Apocalypse Now (1979)

Dennis Hopper plays a wild hippie photojournalist (no name given) in director Francis Ford Coppola's classic ode to the Vietnam War. Captain Benjamin Willard (Martin Sheen) is tasked with taking out mad Green Beret Colonel Walter E. Kurtz (Marlon Brando), who is operating unchecked as the head of his own private Montagnard army in Cambodia. Hopper is at his spaced-out, amphetamine-fueled best, emerging from the jungle with his mouth going a mile a minute after Martin Sheen and company arrive by PBR boat. "The heads. You're looking at the heads. Sometimes he goes too far. He's the first one to admit it," Hopper informs Martin Sheen as they encounter a collection of severed heads adorning the insane colonel's jungle headquarters.  

Dennis Hopper as the freelance photojournalist in Apocalypse Now (1979)

Blue Velvet (1986)

Dennis Hopper plays Frank Booth, a psychotic drug user and sociopath who terrorizes youngsters Jeffrey Beaumont (Kyle MacLachlan), Dorothy Vallens (Isabella Rossellini) and Sandy Williams (Laura Dern) in the logging town of Lumberton. Hopper turns the crazed Frank Booth character into one of the creepiest ducks ever to grace the silver screen, using the f-word like a weapon in his private war on sanity and good taste. "I shoot when I see the whites of the eyes," Hopper announces in one of his more lucid, profanity-free moments. Our apologies to Bobby Vinton and his 1963 #1 hit "Blue Velvet," from which the movie garners its title.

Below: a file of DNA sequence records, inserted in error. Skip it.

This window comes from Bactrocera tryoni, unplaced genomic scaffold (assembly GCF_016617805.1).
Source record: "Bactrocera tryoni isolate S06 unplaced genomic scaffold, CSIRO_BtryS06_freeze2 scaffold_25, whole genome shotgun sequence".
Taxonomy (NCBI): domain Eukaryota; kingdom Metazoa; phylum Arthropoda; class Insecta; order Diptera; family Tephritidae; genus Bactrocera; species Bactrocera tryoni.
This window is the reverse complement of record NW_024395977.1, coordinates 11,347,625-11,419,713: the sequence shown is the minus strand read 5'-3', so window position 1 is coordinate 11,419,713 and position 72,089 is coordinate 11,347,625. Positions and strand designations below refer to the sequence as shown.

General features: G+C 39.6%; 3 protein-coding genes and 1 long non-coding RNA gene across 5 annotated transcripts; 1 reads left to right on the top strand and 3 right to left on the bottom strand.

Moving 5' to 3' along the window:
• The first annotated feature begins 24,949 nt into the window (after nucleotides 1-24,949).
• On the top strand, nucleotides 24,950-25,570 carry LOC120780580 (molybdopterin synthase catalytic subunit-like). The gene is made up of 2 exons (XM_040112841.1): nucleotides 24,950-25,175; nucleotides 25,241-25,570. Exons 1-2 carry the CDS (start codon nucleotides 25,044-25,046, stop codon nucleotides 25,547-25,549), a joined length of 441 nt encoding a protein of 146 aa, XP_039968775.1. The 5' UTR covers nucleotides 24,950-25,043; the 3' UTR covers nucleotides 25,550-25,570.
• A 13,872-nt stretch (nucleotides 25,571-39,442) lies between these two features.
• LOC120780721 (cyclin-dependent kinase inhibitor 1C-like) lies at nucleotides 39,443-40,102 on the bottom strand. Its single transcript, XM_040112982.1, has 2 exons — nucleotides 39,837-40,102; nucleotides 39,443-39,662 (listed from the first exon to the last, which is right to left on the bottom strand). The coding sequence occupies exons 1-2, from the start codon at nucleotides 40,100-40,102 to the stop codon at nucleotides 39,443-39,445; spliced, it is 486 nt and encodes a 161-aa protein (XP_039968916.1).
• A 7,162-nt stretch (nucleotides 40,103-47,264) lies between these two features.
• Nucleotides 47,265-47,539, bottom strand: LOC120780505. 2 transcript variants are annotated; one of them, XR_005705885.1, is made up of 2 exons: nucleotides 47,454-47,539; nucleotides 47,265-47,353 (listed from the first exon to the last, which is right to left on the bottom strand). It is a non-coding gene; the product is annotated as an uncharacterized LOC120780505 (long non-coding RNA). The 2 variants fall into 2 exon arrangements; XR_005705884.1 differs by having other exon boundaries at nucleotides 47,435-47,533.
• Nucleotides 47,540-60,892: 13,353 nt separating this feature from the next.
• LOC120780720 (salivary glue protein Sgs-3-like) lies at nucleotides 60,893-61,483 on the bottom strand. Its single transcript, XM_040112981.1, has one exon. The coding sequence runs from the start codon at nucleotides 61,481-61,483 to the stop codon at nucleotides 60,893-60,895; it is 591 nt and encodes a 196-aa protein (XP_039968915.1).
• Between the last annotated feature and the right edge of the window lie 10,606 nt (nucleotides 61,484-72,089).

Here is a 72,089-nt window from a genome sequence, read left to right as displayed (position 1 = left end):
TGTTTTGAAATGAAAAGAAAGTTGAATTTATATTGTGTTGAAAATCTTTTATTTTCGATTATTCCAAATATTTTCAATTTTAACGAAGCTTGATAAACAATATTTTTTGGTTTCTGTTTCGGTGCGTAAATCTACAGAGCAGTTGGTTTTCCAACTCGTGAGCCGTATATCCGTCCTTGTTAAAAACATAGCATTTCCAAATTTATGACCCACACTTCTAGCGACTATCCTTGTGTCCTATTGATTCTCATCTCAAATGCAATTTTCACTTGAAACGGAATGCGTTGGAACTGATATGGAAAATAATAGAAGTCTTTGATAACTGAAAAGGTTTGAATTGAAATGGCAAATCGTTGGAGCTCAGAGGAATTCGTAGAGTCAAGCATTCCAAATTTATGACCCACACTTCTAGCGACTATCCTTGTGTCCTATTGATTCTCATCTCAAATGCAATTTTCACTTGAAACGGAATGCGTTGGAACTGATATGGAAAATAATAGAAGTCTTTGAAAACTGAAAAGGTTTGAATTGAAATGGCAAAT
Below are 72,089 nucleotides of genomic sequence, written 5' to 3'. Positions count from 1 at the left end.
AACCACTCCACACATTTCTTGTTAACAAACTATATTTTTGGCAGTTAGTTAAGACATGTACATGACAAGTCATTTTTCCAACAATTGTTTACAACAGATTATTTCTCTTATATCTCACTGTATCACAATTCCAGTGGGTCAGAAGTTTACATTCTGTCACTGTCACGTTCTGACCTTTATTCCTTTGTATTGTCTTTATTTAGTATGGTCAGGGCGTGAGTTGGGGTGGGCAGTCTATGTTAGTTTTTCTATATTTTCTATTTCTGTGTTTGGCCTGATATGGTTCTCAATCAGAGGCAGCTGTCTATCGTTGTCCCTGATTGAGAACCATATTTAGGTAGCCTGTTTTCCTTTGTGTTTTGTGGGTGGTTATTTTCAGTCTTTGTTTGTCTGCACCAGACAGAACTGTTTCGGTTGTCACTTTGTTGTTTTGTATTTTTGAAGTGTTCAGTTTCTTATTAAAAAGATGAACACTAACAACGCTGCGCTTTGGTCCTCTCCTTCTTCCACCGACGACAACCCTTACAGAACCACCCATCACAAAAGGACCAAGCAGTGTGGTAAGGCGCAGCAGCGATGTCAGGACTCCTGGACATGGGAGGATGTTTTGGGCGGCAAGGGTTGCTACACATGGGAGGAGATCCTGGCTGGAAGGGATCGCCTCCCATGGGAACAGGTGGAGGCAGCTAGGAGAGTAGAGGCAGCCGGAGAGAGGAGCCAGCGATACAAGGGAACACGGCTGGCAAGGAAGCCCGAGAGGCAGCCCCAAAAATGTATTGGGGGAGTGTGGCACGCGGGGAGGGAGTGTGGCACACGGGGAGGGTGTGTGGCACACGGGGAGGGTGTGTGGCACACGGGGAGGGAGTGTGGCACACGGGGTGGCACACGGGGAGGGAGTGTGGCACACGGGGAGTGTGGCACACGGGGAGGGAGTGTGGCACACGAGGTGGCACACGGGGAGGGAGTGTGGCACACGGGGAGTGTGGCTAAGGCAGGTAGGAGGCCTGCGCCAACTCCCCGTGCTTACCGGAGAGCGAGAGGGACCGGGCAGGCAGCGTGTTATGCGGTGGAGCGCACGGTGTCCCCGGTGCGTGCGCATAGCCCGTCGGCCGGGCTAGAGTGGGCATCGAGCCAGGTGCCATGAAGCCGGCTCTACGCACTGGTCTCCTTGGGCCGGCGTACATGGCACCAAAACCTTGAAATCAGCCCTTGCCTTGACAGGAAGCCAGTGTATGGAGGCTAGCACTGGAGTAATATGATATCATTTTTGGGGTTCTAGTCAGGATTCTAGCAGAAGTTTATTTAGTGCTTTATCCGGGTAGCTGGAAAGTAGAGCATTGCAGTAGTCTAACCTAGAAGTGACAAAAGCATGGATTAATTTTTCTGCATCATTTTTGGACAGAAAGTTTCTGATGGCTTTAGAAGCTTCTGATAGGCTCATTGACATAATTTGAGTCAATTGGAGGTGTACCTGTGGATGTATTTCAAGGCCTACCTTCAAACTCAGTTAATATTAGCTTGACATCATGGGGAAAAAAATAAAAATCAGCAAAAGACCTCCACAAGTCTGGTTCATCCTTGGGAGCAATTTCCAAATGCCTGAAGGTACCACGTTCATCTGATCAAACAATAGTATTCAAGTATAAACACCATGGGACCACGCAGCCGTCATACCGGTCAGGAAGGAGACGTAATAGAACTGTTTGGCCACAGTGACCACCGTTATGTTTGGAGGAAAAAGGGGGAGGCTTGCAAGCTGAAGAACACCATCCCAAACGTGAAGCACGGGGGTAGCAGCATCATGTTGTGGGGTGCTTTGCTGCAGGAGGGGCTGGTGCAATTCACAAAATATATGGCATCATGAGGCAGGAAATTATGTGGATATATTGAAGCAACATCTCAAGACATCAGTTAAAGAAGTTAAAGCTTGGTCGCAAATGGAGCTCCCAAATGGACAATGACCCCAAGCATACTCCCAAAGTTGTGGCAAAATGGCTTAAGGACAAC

Giant (1956)

Dennis Hopper plays Jordan Benedict III, the son of Texas rancher/oil tycoon Jordan "Bick" Benedict Jr. (Rock Hudson) and Leslie Benedict (Elizabeth Taylor) in this sweeping epic of black gold and the Lone Star State. Giant marked only the fifth big screen appearance of Hopper up to that time, with the actor turning in a good performance as the sensitive son who, against his father's wishes, chucks the ranching life and becomes a physician, eventually marrying local Mexican girl Juan Guerra (Elsa Cardenas). One of Hopper's best scenes comes when he tangles with the wicked Jett Rink, played by James Dean in his final film.

Dennis Hopper as Jordan Benedict III in Giant (1956)

TELEVISION SHOWS

Bonanza (1959-73)